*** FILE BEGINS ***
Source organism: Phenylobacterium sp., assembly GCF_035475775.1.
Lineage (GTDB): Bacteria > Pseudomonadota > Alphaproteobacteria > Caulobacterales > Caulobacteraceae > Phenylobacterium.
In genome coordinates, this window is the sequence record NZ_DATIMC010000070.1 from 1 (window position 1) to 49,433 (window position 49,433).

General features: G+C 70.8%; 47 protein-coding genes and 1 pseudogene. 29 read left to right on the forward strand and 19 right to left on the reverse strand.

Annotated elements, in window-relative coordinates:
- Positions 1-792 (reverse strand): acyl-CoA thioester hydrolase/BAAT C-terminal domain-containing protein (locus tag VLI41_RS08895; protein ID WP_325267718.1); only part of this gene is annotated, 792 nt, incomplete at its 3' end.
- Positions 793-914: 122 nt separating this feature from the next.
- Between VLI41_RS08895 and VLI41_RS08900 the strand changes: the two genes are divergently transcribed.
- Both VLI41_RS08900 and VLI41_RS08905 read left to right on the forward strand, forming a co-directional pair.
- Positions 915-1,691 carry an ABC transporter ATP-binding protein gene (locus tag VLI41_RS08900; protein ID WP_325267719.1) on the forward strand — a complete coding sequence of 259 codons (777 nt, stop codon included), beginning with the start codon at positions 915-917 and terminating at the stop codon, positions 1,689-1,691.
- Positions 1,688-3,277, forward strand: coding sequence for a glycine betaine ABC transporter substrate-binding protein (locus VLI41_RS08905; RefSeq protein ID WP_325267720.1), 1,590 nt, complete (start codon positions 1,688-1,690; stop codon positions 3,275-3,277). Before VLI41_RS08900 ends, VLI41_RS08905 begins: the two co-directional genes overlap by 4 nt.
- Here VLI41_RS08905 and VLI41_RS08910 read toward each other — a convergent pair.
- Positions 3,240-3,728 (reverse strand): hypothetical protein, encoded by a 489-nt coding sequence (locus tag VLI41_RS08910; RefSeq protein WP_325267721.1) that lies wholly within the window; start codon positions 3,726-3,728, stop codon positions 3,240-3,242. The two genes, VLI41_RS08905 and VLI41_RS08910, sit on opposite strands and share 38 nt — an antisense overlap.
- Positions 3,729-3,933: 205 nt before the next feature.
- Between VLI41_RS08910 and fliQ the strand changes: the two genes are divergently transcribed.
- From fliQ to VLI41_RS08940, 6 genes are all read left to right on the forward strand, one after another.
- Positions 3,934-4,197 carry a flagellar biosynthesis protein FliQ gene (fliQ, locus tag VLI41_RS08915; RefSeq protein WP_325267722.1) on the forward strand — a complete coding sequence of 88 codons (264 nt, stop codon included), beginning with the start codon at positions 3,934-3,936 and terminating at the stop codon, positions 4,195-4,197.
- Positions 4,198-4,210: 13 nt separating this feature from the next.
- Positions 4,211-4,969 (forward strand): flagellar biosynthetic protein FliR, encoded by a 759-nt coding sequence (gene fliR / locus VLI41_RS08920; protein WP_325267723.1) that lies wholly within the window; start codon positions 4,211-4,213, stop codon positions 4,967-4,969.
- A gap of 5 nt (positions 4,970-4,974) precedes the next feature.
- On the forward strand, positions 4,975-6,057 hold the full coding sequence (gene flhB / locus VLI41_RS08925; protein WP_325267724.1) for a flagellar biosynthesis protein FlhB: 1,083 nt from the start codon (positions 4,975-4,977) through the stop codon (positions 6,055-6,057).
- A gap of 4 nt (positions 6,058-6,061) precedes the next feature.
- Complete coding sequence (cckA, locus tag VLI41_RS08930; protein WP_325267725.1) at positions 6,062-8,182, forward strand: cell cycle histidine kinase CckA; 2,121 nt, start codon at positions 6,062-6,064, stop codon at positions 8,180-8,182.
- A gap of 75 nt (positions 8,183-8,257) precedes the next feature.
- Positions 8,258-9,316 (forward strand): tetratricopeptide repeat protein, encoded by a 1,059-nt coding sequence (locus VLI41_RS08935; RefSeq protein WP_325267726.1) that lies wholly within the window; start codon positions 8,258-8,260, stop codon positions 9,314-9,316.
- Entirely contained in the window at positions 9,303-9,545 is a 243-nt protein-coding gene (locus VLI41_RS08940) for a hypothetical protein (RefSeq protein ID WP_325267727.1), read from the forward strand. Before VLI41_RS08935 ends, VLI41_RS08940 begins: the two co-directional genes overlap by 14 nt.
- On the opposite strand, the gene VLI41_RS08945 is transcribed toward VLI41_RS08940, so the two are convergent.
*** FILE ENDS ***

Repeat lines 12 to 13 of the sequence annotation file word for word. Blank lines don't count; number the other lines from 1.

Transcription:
- Here VLI41_RS08905 and VLI41_RS08910 read toward each other — a convergent pair.
- Positions 3,240-3,728 (reverse strand): hypothetical protein, encoded by a 489-nt coding sequence (locus tag VLI41_RS08910; RefSeq protein WP_325267721.1) that lies wholly within the window; start codon positions 3,726-3,728, stop codon positions 3,240-3,242. The two genes, VLI41_RS08905 and VLI41_RS08910, sit on opposite strands and share 38 nt — an antisense overlap.